The Crimes of Florida Death Row Inmate Emilia Carr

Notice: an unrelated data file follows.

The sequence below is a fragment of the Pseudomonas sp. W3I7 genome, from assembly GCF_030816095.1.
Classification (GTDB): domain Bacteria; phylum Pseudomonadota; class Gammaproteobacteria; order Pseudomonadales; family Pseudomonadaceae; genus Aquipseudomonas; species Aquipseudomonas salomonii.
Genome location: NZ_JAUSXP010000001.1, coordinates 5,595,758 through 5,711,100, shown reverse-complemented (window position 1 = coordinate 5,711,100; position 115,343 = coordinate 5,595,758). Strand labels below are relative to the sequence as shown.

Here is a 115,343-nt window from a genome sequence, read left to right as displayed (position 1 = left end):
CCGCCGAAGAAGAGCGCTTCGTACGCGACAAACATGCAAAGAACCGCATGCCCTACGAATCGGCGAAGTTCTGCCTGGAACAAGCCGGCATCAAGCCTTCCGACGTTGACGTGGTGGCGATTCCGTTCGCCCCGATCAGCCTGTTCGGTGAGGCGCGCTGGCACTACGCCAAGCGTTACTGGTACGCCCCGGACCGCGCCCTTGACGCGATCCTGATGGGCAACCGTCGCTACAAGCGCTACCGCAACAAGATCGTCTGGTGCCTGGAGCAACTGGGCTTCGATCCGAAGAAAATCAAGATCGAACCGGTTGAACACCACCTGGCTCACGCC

The Crimes of Florida Death Row Inmate Emilia Carr Emilia Carr, 26, was sentenced to death for her role in the murder of Heather Strong in what authorities described as a deadly love triangle. Case Summary Josh Fulgham and Heather Strong started dating when Strong was 15 years old. Their relationship was tumultuous from the beginning, but despite it they had two children together. In 2003 the family moved from Mississippi to Marion County, Florida. Their fighting continued and over the next several years the couple fought, broke up, and then reunited several times. In June 2008, during one of their separations, Strong decided she and the children would move in with the couples friend, Benjamin McCollum. The plan was that she would be the live-in nanny for McCollums two children, but after about three weeks their relationship became intimate. Fulgham did not like that Strong lived with McCollum, even though he engaged to Emilia Carr, who had three children and was pregnant with his child. Over the next six months Fulgham stalked and  harassed both Strong and McCollum repeatedly and threatened them both with a gun. According to friends, Strong seemed very happy with McCollum and with her new life. They found it surprising when she decided to leave McCollum and return to Fulgham in December 2008. Carr was also surprised by the couples reunion. A few weeks into December, she was told by Fulgham that their relationship was over and that she had to move out. She told friends that she loved Fulgham and did not know how she would live without him, especially since she was pregnant with his child. By December 26, Fulgham and Strong got married; however their honeymoon was a short one. Six days into the marriage, Strong had Fulgham arrested after he threatened her with a shotgun during a heated argument. Fulgham   was charged with assault with a deadly weapon and remained in jail for several weeks. During that time Carr visited Fulgham and they rekindled their relationship. His mother and Carr, both who were on friendly terms with Strong, tried to get her to write a letter on Fulghams behalf, but she refused. During one such attempt, witnesses said Carr became so enraged by Strongs refusal to help get Fulgham released from jail, that she pulled her hair and held a knife to her neck. She only relinquished the knife after being held in a choke-hold by a mutual friend, James Acome. Hiring a Hit Man James Acome once dated Carr and she believed he was the father of her youngest child, although he never acknowledged it. He was also friends with Strong and Fulgham. In early January, while visiting Carr who was in the advanced stage of pregnancy with Fulghams child, she asked Acome and his friend, Jason  Lotshaw, if they would kill Strong for $500. They rejected her proposal. She told another friend to help her put the word out that she would pay someone $500 to kill Strong. She said that she planned to use her income tax refund to pay for the job. No one applied for the job. Acome and Strong In mid-January, Acome and Strong began dating and moved into an apartment together on January 26, 2009.  A week later Fulgham was released from jail and he moved in with his mother. Strong Disappears On February 15, Fulgham asked his mother to help him compose a letter for Strong to sign, giving him custody of their two children. This was motivated by Carr, who informed Fulgham while he was still in jail that Strong was planning on leaving the state with the children.   On that same day Strong left work after receiving an emergency phone call about her children. Around mid-day on the same day, Fulghams mother saw her son and Strong driving away from her home. Later that evening Acome returned home from work and found that Strong and her children had moved out. He then received a call from Fulgham who told him that he and Strong were back together. Reported as Missing On February 24, 2009, Misty Strong contacted the Marion County Sheriffs office and reported that her cousin Heather Strong had disappeared. The investigation led to Carr and Fulgham who were brought in for questioning. Over the course of several days and multiple interviews, both Carr and Fulgham blamed each other for the murder of Heather Strong. The Murder According to investigators, Fulgham and Carr plotted together to kill Strong because of his earlier arrest and because she had refused Fulghams request for custody of their children and was planning to move them to another state. On February 15, Fulgham lured Strong to a mobile home that was being used for storage and that was located on the property where Carrs family lived. Fulgham told Strong that Carr had hidden money inside the storage trailer. Once the two were inside, Carr, who was seven months pregnant, entered the trailer as planned. Seeing Carr frightened Strong and she attempted to leave the trailer, but Fulgham wrestled her back inside. Fulgham then tied Strong to a chair from which she managed to escape. Then Carr used duct tape to tape her body and hands to the chair while Fulgham held her down. Strong began crying and begging to be released. Instead, Fulgham forced her to sign the custody letter that his mother had helped him prepare. Carr said Fulgham broke the flashlight that she was carrying, when he used it to hit Strong over the head. He then placed a garbage bag over her head while Carr pulled off enough duct tape to wind around Strongs neck, which tightened the bag. Carr then made two failed attempts to break Strongs neck. When that did not work, Fulgham covered Strongs nose and mouth with his hand and suffocated her to death. Two days later, Fulgham returned to the trailer and buried Strongs body in a shallow grave nearby. Fulgham ended up disclosing the location of Strongs body to the detectives while he was being interviewed about her disappearance. He also told them that Carr was responsible for his estranged wifes death. Carr was being questioned at the same time and told detectives that Fulgham was the killer, but her story changed several times. Physical and forensic evidence found at the trailer, in the shallow grave and on Strongs body gave investigators enough to arrest both Carr and Fulgham and charge them with first-degree murder and kidnapping. Take Your Pick Unknown to Carr, Fulghams sister agreed to cooperate with the police. Carr trusted her and would often cry on her shoulder, not knowing her conversations were being recorded. What she told Fulgmans sister about the murder was completely different than what she told the police. At first she said she had not seen Strong since January 2009. Next she said she had information about Fulgham who she said told her that he killed Strong. That changed to discovering Strongs body inside the trailer a day after Fulgham committed the murder. She then admitted to seeing Fulgham kill Strong, which led to her final confession that she helped Fulgham carry out the plan to murder Strong. In her final admission before her trial, she provided investigators with information that proved her involvement; including an accurate description of a blanket and suitcase that she and Fulgham used when burying Strong, as well as a description of the clothing Strong was wearing when she was murdered. She also led police to Strongs shoes that had not been found on the body or in the grave. The Trial At her arraignment in April 2009 Carr waived her right to a speedy trial. Immediately afterwards, lead prosecutor Rock Hooker filed notice of his intent to pursue the death penalty. The trial began on December 1, 2010. State Attorney Brad King, the lead prosecutor, had built the case on circumstantial evidence. There was no real physical evidence found that proved Carr had anything to do with Strongs murder. However, several witnesses lined up to give testimony that they were asked by Carr to kill, or help her find someone to kill, her boyfriends estranged wife, Heather Strong. There was also testimony given about the time Carr held a knife to Strongs throat when she refused to drop charges against Fulgham after he threatened her with a shotgun. However, the most damaging evidence the prosecution presented were videos of Carr telling the police different versions of what happened the night of the murder.   He also presented the tape recordings of Carr talking to Fulgmans sister Michele Gustafson, who was working with the police. Carr supplied a detailed account of what inside the trailer, which contradicted her previous statements to police that she never entered the trailer on the night Strong was murdered. On the tape jurors clearly heard Carr talking about her attempts to break Strongs neck and how she thought it would be quick and painless. She also admitted to Gustafson that Strong fought off Fulgham, but that she helped him restrain her and that they duct taped her to a chair. She also said that she intended to tell authorities that Jamie Acome and Jason Lotshaw were responsible for the murder; although she left out that she had already implicated Fulgham. Carr described how Fulgham hit Strong hard on her head with the flashlight each time she said something that he did not like and finally how she placed the garbage bag over Strongs head and how Fulgham suffocated her to death. The jury deliberated for two and a half hours and found Carr guilty of kidnapping and first-degree murder. Penalty Phase During the penalty phase of the trial, defense attorney Candace Hawthorne spoke about the abuse Carr experienced as a child.  Members of Carrs family testified that she was traumatized as young child after being sexually abused by her father and grandfather. It had little impact on the jury who, in a slim 7-5 vote, recommended that Carr, age 26, receive the death penalty. Having remained silent since her arrest, Carr spoke out to the press after the jury voted for death. In yet another version of what happened, she said that she had never gone into the trailer and in fact did not even know that Fulgham and Strong were there. In reference to the secret tape recording that police had of her admitting her involvement to Fulgmans sister, she said that she was trying to get details about the murder to give to the State Attorney so that she could get immunity and get her children back. She needed details, so she made up stories. She said she felt pressure to make up things after the police threatened her with her children. In February 22, 2011, Circuit Judge Willard Pope formally sentenced Carr to life imprisonment on the kidnapping charges and death for the murder charges.  On February 23, 2011, Carr was moved to death row at Lowell Correctional Institution in Marion County, Florida. Fulgham Gets Off Easy Joshua Fulgham went on trial a year later. He was also found guilty of first-degree murder and kidnapping. His defense lawyer asked the jury to consider a life sentence because he suffered from mental and sexual abuse. The jury returned an 8-4 vote for a life sentence. Circuit Judge Brian Lambert upheld the jurys decision and Fulgham was given a life sentence with the possibility of parole.